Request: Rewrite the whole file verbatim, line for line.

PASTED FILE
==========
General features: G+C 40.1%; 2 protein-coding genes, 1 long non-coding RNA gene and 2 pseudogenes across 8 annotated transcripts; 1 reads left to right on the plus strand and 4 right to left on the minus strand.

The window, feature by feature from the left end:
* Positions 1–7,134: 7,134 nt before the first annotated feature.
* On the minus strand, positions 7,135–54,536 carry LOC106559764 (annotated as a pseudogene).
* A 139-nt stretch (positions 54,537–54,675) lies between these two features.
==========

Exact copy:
General features: G+C 40.1%; 2 protein-coding genes, 1 long non-coding RNA gene and 2 pseudogenes across 8 annotated transcripts; 1 reads left to right on the plus strand and 4 right to left on the minus strand.

The window, feature by feature from the left end:
* Positions 1–7,134: 7,134 nt before the first annotated feature.
* On the minus strand, positions 7,135–54,536 carry LOC106559764 (annotated as a pseudogene).
* A 139-nt stretch (positions 54,537–54,675) lies between these two features.